Eventually the farmers agreed to raise wages, and the parsons and some landlords reduced the tithes and rents. But many farmers reneged on the agreements and the unrest increased. Many people advocated political reform as the only solution to the unrest. This included Earl Grey, who speaking in a debate in the House of Lords in November suggested the best way to reduce the violence was to introduce reform of the House of Commons. The Prime Minister, the Duke of Wellington, replied the existing constitution was so perfect that he could not imagine any possible alternative that would be an improvement. When that was reported, a mob attacked Wellington's home in London. The unrest had been confined to Kent, but during the following two weeks of November it escalated massively, crossing East and West Sussex into Hampshire, with Swing letters appearing in other nearby counties.
On 15 November 1830 Wellington's government was defeated in a vote in the House of Commons. Two days later, Earl Grey was asked to form a Whig government. Grey assigned a cabinet committee to produce a plan for parliamentary reform. Lord Melbourne became Home Secretary in the new government.
During the disturbances of 1830–32, Melbourne acted vigorously and sensitively, and it was for this that his reforming brethren thanked him heartily. Melbourne blamed local magistrates for being too lenient and the government appointed a Special Commission of three judges to try rioters in the counties of Berkshire, Buckinghamshire, Dorset, Wiltshire and Hampshire.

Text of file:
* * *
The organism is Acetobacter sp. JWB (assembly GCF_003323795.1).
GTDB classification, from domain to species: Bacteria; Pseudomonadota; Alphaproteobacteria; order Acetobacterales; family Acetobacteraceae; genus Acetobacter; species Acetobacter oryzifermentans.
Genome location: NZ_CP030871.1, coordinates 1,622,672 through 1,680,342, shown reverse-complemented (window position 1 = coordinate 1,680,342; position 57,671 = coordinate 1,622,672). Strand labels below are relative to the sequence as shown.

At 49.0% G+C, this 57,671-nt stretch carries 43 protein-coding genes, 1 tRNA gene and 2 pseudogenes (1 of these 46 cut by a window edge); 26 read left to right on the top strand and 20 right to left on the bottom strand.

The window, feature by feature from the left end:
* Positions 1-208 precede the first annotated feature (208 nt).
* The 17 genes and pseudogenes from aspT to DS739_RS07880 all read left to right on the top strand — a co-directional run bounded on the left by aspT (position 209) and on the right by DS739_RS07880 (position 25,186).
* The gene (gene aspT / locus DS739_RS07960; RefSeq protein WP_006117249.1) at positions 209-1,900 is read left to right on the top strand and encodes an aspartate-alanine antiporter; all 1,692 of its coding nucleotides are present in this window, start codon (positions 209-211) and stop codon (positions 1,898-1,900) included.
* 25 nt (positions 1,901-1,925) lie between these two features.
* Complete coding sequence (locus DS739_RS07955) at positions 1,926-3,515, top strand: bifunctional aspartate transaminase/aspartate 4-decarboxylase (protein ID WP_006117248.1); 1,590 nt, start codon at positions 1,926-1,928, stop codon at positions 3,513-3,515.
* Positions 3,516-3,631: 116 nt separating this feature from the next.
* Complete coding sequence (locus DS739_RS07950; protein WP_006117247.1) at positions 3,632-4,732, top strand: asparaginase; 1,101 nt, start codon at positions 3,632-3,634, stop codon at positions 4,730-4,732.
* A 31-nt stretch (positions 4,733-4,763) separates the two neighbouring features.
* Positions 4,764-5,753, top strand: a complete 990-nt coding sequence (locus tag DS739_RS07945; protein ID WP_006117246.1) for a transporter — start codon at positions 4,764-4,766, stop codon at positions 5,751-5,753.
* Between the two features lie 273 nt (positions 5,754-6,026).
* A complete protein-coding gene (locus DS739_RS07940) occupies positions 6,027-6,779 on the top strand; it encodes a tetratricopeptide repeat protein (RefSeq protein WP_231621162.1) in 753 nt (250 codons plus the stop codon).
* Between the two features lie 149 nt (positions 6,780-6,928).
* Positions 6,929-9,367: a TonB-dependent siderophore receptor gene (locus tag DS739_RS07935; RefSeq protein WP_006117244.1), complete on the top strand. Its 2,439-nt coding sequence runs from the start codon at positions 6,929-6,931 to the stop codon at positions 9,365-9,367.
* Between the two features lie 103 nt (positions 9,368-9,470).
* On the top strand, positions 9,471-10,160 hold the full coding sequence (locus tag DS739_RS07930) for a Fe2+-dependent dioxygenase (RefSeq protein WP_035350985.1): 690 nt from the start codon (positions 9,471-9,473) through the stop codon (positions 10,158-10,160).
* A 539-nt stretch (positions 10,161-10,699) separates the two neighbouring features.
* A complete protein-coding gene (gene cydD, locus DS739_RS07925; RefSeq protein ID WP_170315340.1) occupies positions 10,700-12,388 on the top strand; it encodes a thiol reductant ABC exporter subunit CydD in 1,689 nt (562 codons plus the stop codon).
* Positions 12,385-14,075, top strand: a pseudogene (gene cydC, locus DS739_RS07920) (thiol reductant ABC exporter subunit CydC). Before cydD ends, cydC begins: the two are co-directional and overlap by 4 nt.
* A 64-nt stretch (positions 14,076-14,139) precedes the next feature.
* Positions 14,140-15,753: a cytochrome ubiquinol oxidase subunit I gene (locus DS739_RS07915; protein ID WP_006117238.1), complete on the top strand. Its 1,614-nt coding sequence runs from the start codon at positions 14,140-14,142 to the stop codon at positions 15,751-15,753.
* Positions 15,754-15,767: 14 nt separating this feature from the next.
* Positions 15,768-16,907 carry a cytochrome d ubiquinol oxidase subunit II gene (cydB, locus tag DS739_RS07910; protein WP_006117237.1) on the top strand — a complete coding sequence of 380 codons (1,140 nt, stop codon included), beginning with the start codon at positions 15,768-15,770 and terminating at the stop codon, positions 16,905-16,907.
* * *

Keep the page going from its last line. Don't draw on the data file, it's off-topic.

The landowning class in England felt severely threatened by the riots, and responded with harsh punitive measures. Nearly 2,000 protesters were brought to trial in 1830–1831; 252 were sentenced to death (though only 19 were actually hanged), 644 were imprisoned, and 481 were transported to penal colonies in Australia. Not all the rioters were necessarily farm workers, the list of those punished included rural artisans, shoemakers, carpenters, wheelwrights, blacksmiths and cobblers.
The authorities had received many requests to prosecute radical politician and writer William Cobbett for the speeches he had made in defence of the rural labourer; however it was for his articles in the Political Register that he was eventually charged with seditious libel. He wrote an article entitled The Rural War that was about the Swing Riots. He blamed those in society who lived off unearned income at the expense of hard-working agricultural labourers; his solution was parliamentary reform. At his trial in July 1831 at the Guildhall, he subpoenaed six members of the cabinet, including the prime minister. Cobbett defended himself by going on the attack. He tried to ask the government ministers awkward questions supporting his case, but they were disallowed by the Lord Chief Justice. However, he was able to discredit the prosecution's case, and at great embarrassment to the government he was acquitted.
The Swing riots were a major influence on the Whig Government. They added to the strong social, political and agricultural unrest throughout Britain in the 1830s, encouraging a wider demand for political reform, culminating in the introduction of the Reform Act 1832; and also to the Poor Law Amendment Act 1834 ending "outdoor relief" in cash or kind, and setting up a chain of workhouses covering larger areas across the country, to which the poor had to go if they wanted help.